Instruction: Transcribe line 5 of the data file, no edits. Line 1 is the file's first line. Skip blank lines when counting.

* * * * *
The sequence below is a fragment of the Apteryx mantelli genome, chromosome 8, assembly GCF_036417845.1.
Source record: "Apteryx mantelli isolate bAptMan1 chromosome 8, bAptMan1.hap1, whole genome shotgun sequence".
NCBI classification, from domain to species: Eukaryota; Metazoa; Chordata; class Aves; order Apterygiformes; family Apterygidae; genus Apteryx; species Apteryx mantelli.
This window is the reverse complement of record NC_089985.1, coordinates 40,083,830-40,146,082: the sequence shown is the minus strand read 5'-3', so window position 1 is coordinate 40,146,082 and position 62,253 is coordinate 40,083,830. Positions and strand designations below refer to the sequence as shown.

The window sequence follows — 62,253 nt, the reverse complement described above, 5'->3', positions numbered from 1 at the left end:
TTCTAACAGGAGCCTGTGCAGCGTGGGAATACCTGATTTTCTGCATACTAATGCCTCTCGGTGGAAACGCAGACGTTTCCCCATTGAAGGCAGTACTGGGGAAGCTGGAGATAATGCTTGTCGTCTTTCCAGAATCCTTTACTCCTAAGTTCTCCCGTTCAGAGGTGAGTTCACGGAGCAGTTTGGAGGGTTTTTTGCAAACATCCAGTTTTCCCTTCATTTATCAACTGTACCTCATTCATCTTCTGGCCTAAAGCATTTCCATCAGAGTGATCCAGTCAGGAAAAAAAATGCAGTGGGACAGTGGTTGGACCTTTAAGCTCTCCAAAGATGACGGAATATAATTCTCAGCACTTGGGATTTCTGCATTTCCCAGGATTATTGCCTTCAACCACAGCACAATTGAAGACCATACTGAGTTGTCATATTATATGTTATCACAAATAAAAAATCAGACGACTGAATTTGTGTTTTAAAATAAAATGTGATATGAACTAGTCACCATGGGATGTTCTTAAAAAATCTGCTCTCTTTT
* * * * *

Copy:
The window sequence follows — 62,253 nt, the reverse complement described above, 5'->3', positions numbered from 1 at the left end: